Detailed Accident Report

Back to accidents page

Date: 1999-02-14
Submitted By: Mark Moore, NW Wx. and Avalanche Center
Place: Near Mt. Baker
State: WA
Country: USA
Fatalities: 2
Summary: 1 snowboarder dead; 1 skier caught,buried-still missing and presumed dead

Location: Mt Baker Wilderness, just east of Mt Baker Ski area on Shuksan Arm

(just above the accident that occurred on 1/18/99) Elevation and aspect:

5400 ft (1646m), N-NE aspect; vertical fall ~1800 ft (549m)

Size: SS-N-5 ?? (previous skiers or snowboarders may have caused beginning

of shear failure to old crust, unclear whether there were other

skiers/boarders near the crown at the time of failure, but appears unlikely)

Weather: Partly cloudy

Preliminary Accident Narrative:

The day of the accident appears to have been the first time that the slope

on which the avalanche released had been skied or boarded for a week or

more. The slope which released was a convex roll that wrapped around a

cliff band and vertical rib about 100 yards beyond the developed area and

into the Mt Baker Wilderness. Slope angles near the fracture line were

estimated in the 30-45+ degree range, depending on the exact location of

measurement, with the size of the slab dimensions about 12-14 ft deep X 450

ft wide X 150-200 ft vertical, with this initial slab triggering multiple

secondary releases of 1-4 feet or more. Weight of the initial slab release

were estimated as containing 1-3000+ tons of snow, with significantly more

snow entrained by both the initial slide and the numerous secondary

releases. The class 5 avalanche (US classification, Size 4 in the Canadian

size scale) descended about 1800 ft (549m) vertical, overrunning several

lower benches, depositing large amounts of debris in both bench areas

(estimated at 10-20 feet + for over 100 yards), and destroying several trees

adjacent to the lower bench. Wind blast from the slide also was reported as

knocking over several skiers who witnessed the event from a knob just above

the lower bench/gully area. From piecing together eyewitness reports, it

appears that the snowboarder was in the process of traversing across the

path run-out just below the cliff band when the slab released. He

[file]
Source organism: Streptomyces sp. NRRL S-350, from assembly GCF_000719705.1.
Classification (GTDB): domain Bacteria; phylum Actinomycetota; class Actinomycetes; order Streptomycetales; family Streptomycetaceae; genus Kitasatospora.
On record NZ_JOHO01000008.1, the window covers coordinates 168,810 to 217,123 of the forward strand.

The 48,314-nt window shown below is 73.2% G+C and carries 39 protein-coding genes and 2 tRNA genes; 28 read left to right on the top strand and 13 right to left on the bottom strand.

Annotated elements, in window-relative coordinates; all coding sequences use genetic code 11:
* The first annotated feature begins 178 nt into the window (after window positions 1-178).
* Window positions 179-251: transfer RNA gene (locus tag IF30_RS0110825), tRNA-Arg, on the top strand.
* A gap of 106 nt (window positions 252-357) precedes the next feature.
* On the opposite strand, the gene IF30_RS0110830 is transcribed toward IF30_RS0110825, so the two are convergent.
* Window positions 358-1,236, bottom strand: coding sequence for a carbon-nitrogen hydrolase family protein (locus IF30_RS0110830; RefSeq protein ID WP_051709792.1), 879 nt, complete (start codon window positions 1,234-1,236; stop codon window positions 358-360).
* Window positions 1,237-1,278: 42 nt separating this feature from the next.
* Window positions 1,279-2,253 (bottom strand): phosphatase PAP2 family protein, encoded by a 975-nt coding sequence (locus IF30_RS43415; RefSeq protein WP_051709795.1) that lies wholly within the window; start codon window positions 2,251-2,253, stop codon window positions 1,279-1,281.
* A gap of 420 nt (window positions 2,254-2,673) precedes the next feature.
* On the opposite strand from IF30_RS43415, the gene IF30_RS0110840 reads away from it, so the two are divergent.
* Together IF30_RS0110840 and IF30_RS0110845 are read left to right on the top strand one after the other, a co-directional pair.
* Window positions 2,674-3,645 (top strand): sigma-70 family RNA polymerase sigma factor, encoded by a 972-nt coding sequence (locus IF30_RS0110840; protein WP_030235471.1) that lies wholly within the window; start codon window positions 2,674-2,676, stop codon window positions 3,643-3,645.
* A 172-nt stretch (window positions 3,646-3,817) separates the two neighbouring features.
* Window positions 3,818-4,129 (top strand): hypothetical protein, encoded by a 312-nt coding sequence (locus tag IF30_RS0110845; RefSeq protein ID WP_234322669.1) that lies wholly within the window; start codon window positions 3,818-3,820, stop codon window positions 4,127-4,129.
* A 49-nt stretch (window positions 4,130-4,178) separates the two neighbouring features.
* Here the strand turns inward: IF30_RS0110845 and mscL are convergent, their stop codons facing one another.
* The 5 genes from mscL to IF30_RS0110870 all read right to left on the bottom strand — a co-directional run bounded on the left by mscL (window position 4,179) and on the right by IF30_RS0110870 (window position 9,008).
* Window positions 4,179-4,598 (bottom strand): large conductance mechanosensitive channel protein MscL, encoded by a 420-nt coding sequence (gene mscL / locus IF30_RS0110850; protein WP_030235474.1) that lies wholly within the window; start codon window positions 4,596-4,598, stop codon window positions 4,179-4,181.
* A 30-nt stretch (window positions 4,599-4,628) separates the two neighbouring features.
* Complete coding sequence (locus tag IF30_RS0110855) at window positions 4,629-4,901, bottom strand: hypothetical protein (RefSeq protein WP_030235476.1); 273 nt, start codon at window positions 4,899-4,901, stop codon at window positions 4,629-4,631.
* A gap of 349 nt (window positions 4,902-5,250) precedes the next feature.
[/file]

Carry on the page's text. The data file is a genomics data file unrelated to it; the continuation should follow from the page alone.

apparently tried to outrace the slide but was caught within the upper bench

area and his last seen area was marked and provided the information

necessary to begin and execute a probe line-which subsequently located the

victim in a vertical head-up position about 9 feet under the surface.

Meanwhile, the avalanche continued over a break-over below the upper bench,

triggering further releases and flowing on toward the lower bench and gully.

Two skiers who were on a knob to the skier's right of the lower bench

apparently saw the slide and attempted to ski out of the way. Unfortunately,

the skiers chose different directions for safety and only one was able to

escape the oncoming slide. The other skier was caught, and buried, with a

ski, hat and glasses blown high onto the flank of the gully and left as the

only visible clues once the avalanche came to rest lower in the gully

adjacent to the base of the Shuksan Arm Chair #8.

This slide probably released on a hard rain crust which was formed following

heavy rain in late December and subsequent cooling in early January. While

most recent avalanche activity had generally involved only the most recently

deposited snow, two other isolated but very large slides were reported

during the previous week or two at locations well removed from the Mt Baker

ski area (Crystal Mountain and Snoqualmie Pass). Also, despite the

insulating effect of very large amounts of recent snow (from 2-400+ inches

of snow during the previous month), there had been reports of poor

attachment of the very large amounts of new snow to the crust as well as

some faceting of the snow just above the crust-which generally was reported

as buried under 6-15 feet of new snow, depending on location.

Ancillary information-Prior to the accident NWAC forecasts indicated a

considerable avalanche danger above 5000 feet, and had singled out northeast

through northwest facing slopes on the northern volcanoes (including Mt

Baker) as having larger and more unstable wind slabs due to heavier recent

snowfall and strong winds.